All The Books I Can Read

1 girl….2 many books!

Review: The Other Side Of Beautiful by Kim Lock

The Other Side Of Beautiful
Kim Lock
Harlequin AUS
2021, 368p
Copy courtesy of the publisher

Blurb {from the publisher/}: Meet Mercy Blain, whose house has just burnt down. Unfortunately for Mercy, this goes beyond the disaster it would be for most people: she hasn’t been outside that house for two years now.

Flung out into the world she’s been studiously ignoring, Mercy goes to the only place she can. Her not-quite-ex-husband Eugene’s house. But it turns out she can’t stay there, either.

And so begins Mercy’s unwilling journey. After the chance purchase of a cult classic campervan (read tiny, old and smelly), with the company of her sausage dog, Wasabi, and a mysterious box of cremated remains, Mercy heads north from Adelaide to Darwin.

On the road, through badly timed breakdowns, gregarious troupes of grey nomads, and run-ins with a rogue adversary, Mercy’s carefully constructed walls start crumbling. But what was Mercy hiding from in her house? And why is Eugene desperate to have her back in the city? They say you can’t run forever…

Exquisite, tender and wry, this is a break-out novel about facing anxiety and embracing life from an extraordinary new talent.

This was a beautiful story!

I had a feeling I was going to enjoy this even before I read it because I knew someone that had read it and loved it and from what they said, I felt like it would contain a lot of things that I enjoy. Living in Melbourne, I spent a lot of last year in lockdown, and during that time I got into watching people living #vanlife on YouTube. So when I realised that this book contained a road trip up the centre of Australia with the main character in a van, I was pretty sure that it was definitely going to be something I would enjoy. But I didn’t just enjoy it for that.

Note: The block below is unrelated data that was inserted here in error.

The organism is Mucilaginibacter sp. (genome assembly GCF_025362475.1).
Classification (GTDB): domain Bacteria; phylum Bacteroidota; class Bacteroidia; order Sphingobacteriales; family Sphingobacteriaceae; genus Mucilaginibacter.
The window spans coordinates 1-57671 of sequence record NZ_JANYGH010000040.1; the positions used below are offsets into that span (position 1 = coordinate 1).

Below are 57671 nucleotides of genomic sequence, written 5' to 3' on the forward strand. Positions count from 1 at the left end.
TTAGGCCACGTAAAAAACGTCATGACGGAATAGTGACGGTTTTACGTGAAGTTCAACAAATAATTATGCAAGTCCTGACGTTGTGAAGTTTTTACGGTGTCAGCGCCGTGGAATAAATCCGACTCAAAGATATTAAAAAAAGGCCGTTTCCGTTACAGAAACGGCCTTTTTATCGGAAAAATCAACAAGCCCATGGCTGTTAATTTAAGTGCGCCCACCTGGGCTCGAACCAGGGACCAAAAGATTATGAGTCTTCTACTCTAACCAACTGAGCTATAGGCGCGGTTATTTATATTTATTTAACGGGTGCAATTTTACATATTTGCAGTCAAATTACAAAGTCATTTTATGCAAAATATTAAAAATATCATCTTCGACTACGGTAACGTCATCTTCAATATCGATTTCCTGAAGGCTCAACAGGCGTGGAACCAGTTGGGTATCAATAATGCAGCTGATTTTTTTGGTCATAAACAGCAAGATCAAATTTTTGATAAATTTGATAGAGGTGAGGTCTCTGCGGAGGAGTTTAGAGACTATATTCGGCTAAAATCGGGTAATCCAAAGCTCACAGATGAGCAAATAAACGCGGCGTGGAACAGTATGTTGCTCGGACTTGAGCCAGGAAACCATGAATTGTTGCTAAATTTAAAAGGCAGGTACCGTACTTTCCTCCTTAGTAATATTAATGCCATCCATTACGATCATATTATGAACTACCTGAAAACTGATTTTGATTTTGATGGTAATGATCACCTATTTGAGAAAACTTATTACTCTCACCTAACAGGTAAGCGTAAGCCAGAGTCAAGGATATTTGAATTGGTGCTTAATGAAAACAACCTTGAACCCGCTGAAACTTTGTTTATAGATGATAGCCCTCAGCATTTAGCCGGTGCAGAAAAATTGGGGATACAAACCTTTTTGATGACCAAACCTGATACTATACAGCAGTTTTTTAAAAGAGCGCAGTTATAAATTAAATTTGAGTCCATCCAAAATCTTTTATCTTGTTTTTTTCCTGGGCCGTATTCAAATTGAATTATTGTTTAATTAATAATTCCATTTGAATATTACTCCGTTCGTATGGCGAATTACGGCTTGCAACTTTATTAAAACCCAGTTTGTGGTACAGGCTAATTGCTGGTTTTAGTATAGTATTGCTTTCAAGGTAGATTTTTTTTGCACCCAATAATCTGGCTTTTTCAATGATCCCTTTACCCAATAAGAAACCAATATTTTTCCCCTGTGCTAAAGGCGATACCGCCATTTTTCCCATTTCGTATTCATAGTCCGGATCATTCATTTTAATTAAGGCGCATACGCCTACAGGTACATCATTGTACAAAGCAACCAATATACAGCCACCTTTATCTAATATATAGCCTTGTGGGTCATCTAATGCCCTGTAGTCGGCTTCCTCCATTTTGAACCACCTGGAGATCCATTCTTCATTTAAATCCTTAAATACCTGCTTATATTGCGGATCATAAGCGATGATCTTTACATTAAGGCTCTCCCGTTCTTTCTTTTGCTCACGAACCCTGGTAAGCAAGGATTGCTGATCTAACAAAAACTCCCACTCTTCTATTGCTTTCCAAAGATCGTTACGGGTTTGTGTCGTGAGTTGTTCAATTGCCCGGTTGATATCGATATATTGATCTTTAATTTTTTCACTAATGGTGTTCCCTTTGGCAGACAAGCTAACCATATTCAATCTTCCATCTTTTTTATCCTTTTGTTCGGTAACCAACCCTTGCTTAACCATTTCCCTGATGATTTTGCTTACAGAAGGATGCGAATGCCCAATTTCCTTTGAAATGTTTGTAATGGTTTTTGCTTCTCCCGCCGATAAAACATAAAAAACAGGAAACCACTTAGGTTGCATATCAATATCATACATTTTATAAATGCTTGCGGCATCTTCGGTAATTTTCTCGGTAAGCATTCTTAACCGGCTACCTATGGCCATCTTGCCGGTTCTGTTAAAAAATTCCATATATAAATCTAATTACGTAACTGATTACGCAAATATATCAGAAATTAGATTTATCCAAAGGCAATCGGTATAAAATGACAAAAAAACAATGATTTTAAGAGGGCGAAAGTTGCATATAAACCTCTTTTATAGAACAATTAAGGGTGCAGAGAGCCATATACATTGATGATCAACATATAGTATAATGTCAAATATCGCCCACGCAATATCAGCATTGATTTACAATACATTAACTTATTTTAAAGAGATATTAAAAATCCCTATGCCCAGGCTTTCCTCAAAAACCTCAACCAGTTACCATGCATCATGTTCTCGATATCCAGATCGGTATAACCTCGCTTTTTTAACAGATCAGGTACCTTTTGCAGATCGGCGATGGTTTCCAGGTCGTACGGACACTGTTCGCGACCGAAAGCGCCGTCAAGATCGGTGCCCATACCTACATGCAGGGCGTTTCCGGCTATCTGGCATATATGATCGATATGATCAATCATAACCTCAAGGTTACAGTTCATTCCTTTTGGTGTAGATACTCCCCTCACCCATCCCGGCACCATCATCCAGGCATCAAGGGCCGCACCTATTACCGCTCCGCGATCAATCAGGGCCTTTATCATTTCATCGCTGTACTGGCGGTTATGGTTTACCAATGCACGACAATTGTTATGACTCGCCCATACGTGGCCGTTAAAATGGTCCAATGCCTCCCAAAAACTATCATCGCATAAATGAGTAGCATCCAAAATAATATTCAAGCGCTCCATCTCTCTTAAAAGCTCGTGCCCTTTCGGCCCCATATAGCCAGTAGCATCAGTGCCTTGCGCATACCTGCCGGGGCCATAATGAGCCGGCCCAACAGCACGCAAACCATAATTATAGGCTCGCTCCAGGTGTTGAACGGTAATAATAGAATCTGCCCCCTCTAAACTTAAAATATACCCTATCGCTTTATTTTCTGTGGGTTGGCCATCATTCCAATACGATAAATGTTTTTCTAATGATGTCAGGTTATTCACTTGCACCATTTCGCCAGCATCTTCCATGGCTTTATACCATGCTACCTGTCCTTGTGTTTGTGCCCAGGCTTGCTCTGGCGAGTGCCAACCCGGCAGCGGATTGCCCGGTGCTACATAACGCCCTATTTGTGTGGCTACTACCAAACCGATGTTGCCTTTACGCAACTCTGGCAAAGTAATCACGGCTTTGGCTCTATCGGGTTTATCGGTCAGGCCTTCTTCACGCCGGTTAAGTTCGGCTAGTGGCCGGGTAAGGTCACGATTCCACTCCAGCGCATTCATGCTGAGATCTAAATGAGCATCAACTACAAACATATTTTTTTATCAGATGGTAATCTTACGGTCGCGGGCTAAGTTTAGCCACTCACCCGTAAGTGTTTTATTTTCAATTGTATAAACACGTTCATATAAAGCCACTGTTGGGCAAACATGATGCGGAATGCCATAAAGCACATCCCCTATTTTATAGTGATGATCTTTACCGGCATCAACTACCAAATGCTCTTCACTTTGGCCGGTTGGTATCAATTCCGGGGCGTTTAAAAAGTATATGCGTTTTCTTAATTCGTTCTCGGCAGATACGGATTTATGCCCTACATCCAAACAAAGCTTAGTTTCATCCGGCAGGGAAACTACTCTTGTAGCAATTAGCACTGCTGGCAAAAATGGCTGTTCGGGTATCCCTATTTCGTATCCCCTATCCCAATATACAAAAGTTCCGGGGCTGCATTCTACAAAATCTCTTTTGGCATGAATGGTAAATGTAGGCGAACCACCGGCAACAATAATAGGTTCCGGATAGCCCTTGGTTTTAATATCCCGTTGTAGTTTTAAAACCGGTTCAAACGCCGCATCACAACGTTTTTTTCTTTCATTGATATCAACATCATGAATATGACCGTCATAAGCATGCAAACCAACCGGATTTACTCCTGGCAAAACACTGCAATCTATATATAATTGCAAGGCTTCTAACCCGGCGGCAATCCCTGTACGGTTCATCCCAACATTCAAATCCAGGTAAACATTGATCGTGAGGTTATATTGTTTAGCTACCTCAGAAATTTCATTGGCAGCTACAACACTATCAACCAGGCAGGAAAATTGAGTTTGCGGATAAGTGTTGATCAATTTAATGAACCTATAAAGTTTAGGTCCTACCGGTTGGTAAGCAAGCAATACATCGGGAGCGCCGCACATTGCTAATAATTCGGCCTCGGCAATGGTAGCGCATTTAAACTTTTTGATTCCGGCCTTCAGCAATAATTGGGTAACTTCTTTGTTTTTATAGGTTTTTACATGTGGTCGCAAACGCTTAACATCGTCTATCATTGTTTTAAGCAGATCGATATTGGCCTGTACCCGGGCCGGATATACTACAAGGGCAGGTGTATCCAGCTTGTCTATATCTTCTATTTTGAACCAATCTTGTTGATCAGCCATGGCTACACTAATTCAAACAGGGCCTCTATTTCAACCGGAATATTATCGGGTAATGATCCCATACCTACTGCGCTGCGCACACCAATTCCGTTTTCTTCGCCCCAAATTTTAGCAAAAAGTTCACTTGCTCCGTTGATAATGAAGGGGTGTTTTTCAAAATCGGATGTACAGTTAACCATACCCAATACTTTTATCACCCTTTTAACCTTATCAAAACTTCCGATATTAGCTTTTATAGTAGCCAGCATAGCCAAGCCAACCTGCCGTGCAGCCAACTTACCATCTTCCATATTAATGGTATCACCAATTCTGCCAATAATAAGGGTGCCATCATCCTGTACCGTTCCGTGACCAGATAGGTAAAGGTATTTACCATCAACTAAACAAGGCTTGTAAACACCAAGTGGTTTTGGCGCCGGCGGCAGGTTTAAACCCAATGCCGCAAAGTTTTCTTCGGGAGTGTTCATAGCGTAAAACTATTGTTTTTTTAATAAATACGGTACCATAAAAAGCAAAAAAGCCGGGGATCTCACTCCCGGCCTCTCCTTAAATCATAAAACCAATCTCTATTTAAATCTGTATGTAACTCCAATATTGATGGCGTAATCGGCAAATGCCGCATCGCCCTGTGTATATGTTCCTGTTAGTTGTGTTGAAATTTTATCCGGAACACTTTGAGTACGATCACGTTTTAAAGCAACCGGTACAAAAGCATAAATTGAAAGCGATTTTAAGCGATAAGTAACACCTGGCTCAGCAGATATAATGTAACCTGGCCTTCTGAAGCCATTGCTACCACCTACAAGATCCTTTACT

Mercy Blain, the main character, hasn’t left her house for 2 years before it burns down and is considered to be uninhabitable. Although her ex-husband offers her a place to stay at his house, that for Mercy (and perhaps others) isn’t a workable situation and Mercy finds herself buying a van and just…..leaving. With Adelaide behind her she makes the decision to drive north all the way to Darwin, straight up the middle of Australia. It’s a popular route with “Grey Nomads” – retired singles and couples who have bought a caravan and are road trippin’ their way around the country.

But Mercy is reluctant to join the camaraderie that ensues at each overnight resting/camping spot. She has been living a very solitary lifestyle and even the thought of doing things that others find simple, such as buying groceries or filling up the vehicle with fuel, incite anxiety and high levels of stress. Interaction with people is the same and the more people it seems the more stress this brings. At first Mercy rejects any overtures of friendship, hiding in her van. The further she travels though, the more she seems to unfurl a little, and the trip brings about a way to face her demons, deal with the event that triggered this way of life for her. I adored some of the people she met along the way, particularly Bert, a retiree who is always looking to round Mercy up for “happy hour at ours, silver Cruiser and Jayco” and who doesn’t ever take it personally that Mercy doesn’t turn up. He continues to turn up at the same stops Mercy is at, continues to invite her and eventually Mercy, due to a few incidents, is drawn into the group and togetherness of people doing this trip, accepting of help when she needs it.